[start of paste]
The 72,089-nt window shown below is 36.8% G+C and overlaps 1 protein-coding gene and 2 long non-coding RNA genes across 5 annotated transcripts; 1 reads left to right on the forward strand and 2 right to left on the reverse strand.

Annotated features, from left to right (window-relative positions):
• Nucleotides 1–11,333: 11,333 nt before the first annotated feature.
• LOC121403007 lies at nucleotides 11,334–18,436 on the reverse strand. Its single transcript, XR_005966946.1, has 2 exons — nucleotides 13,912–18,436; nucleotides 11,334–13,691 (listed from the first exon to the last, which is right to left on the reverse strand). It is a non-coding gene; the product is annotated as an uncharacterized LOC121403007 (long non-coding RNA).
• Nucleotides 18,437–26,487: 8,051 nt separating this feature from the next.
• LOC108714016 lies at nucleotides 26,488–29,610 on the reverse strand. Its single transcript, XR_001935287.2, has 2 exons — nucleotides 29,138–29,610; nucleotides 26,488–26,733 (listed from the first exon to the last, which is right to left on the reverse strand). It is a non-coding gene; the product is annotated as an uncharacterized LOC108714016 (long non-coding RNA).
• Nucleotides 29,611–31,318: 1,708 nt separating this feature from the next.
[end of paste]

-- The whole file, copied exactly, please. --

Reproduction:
The 72,089-nt window shown below is 36.8% G+C and overlaps 1 protein-coding gene and 2 long non-coding RNA genes across 5 annotated transcripts; 1 reads left to right on the forward strand and 2 right to left on the reverse strand.

Annotated features, from left to right (window-relative positions):
• Nucleotides 1–11,333: 11,333 nt before the first annotated feature.
• LOC121403007 lies at nucleotides 11,334–18,436 on the reverse strand. Its single transcript, XR_005966946.1, has 2 exons — nucleotides 13,912–18,436; nucleotides 11,334–13,691 (listed from the first exon to the last, which is right to left on the reverse strand). It is a non-coding gene; the product is annotated as an uncharacterized LOC121403007 (long non-coding RNA).
• Nucleotides 18,437–26,487: 8,051 nt separating this feature from the next.
• LOC108714016 lies at nucleotides 26,488–29,610 on the reverse strand. Its single transcript, XR_001935287.2, has 2 exons — nucleotides 29,138–29,610; nucleotides 26,488–26,733 (listed from the first exon to the last, which is right to left on the reverse strand). It is a non-coding gene; the product is annotated as an uncharacterized LOC108714016 (long non-coding RNA).
• Nucleotides 29,611–31,318: 1,708 nt separating this feature from the next.